Everyone has their own criteria when it comes to the ideal home, but most of us can agree on some basic aspects like solid ground, straight walls, and an easy entranceway. On the other hand, maybe there’s something to be said for straying from the crowd when it comes to residential architecture – especially when your environment, income, or personality doesn’t mesh with conventional expectations. Here are eight pretty interesting, truly strange houses built in seriously odd places from around the world that may challenge your notions of home sweet home.
Charming and environmentally-friendly, the famous “Hobbit House” in the Welsh countryside is not far from its Middle Earth namesake. Built into the side of a small hill, it makes use of the natural rock and dirt to provide structure and insulation. In fact, the fridge is cooled by the air that comes through the foundations, it’s heated with a wood burning stove, and solar panels gather and channel all the energy the household needs to sustain its creature comforts.
Marooned in the middle of the Drina River, this tiny cabin has withstood ranging currents, extreme winters, and everything else the Serbian climate has thrown at it for the last 40 years. It was built as a sort of swimming shack by locals, and has grown in popularity in recent years, as its image makes its way around the Internet. Likely not the most comfortable cottage you’ll ever visit, but certainly more waterfront property than most houses could offer.
This oddity in the middle of an old sandstone mine in Missouri has been used for a number of purposes over the years (most notably as a concert hall for big-name acts), but is now a private residence. A hotchpotch of rock, wood, and glass, it uses the rock itself for supporting walls, and peeks out of a metal façade. A marriage of nature, modernity, and an upcycling sensibility, if ever there was.
Many areas of Germany sustained a good deal of damage during the Second World War, but plenty of historical structures remain intact – and ready for an update. Take this former bunker, its weathered grey exterior peppered with bullet wounds that recall the battles, but clearly loaded with potential in the eyes of one enterprising architect. An apartment was built right on top of the stone block, with all the modern, high-class accessories a penthouse in a major city might offer.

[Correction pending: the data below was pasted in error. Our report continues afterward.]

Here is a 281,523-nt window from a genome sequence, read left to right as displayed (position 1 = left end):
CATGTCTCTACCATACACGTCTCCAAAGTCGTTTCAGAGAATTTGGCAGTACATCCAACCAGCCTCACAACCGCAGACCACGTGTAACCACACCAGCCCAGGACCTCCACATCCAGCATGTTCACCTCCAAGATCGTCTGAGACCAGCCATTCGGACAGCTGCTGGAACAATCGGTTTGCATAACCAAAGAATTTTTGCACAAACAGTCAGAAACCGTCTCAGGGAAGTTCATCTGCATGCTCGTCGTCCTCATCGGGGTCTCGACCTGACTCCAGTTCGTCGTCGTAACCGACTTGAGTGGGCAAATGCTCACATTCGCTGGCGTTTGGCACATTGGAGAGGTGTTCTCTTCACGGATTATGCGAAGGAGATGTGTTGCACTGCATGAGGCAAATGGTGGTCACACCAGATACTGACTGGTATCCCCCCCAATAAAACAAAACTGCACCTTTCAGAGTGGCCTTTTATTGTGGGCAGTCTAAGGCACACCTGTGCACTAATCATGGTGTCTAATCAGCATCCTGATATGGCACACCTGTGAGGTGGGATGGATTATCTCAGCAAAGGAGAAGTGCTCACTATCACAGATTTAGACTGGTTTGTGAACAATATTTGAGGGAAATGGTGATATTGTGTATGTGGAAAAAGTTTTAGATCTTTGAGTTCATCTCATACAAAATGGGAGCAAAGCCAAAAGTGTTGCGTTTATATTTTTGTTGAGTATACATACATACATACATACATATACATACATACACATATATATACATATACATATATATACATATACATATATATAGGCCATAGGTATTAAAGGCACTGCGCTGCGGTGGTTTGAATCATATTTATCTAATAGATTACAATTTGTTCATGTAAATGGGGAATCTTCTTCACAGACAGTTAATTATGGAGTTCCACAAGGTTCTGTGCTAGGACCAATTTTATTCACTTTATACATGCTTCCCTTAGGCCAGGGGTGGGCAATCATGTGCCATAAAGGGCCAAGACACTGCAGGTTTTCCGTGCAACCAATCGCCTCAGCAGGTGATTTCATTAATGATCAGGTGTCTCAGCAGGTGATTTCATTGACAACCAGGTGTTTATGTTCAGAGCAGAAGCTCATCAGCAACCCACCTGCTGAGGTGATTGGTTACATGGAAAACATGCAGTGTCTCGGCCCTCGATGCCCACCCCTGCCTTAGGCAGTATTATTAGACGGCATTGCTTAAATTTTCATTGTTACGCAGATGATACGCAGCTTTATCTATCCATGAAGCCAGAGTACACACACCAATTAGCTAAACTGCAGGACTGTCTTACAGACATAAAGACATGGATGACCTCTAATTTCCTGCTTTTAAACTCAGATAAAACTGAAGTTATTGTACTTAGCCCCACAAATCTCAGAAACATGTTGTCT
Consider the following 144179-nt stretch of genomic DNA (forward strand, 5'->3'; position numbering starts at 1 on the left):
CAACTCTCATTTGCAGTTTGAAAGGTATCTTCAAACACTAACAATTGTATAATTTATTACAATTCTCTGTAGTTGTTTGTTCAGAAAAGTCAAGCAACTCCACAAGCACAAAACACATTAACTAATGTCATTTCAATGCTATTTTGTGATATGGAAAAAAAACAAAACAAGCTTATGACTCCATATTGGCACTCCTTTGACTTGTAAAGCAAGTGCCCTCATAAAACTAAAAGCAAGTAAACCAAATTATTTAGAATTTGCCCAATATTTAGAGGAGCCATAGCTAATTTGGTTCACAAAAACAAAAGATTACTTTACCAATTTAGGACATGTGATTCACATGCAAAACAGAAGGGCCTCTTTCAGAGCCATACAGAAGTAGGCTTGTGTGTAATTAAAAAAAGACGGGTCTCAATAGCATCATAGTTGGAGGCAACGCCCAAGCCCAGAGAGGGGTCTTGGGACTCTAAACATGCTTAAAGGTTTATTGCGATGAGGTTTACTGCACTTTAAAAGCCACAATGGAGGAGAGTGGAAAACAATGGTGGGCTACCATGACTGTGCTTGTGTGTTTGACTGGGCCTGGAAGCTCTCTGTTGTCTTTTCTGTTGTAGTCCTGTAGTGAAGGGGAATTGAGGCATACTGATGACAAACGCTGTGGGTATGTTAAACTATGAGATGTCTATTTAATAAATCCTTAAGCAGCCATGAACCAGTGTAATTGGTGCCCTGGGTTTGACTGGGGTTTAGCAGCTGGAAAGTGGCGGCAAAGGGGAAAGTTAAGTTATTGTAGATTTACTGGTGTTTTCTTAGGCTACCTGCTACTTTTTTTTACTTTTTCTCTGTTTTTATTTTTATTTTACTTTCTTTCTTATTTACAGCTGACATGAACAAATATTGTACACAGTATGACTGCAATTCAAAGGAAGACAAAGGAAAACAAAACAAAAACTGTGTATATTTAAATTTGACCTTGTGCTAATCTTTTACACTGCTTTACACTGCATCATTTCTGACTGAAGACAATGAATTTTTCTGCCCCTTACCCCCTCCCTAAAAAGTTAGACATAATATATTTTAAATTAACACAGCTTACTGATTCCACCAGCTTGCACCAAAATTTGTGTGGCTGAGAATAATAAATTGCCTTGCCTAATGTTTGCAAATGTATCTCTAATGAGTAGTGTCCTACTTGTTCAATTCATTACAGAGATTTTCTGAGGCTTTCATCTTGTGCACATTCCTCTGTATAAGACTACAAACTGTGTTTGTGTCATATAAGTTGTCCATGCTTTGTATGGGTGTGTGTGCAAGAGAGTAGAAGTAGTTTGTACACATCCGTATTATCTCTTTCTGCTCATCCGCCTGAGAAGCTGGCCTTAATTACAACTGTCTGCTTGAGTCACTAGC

The phrase “between a rock and a hard place” has never been so apropos. Not surprisingly, this strangely sandwiched home has been likened to the house of Fred and Wilma Flintstone – and it doesn’t look to be much more modern or comfortable. It was originally built as a rural family retreat, and still has no running water. Plus, with the amount of attention it has attracted in recent years, the inhabitants can’t get away from curious eyes spying through the windows.
What do you do if you’re a struggling architect living in a city of unaffordable housing? Why, you create your own artistic abode on public property, of course. Young architect Dai Haifei has built himself an egg-shaped pod, right on a city sidewalk, where he has enough space for a bed (but not much else). Grass seeds sown into the ceiling have begun to grow a natural green covering, and a solar panel provides enough energy to power a lamp and a couple of gadgets inside.
Deep in the jungles of New Guinea, these teetering treehouses graze the top of the canopy, housing the native Korowai communities as they have for centuries. They pepper the skyline in the west part of the forested country, soaring over 150 feet in the air to stay firmly out of the reach of predators, fires, floods, and rival tribes. A feat to build and to climb, the treehouses are telling aspects of the Korowai ingenuity and close ties to the forest.
Built between two existing buildings, the Keret House is the world’s slimmest home, measuring less than 3 feet at the narrowest parts, and less than five feet at its widest point. This strange white capsule is actually a marvel of efficiency and bright design on the inside. Living space is spread out over a series of rooms stacked on top of each other, and carefully placed windows and skylights let in a surprising amount of light.
It takes a certain sort of creative mind to design a home in a seemingly uninhabitable space, but it surely takes an equally flexible personality to get used to life there. The daily challenges that come along with living in an abode that’s squashed between things – be they rocks, buildings, ranging rivers, or public sidewalks – probably make the inhabitants pretty interesting and open-minded people.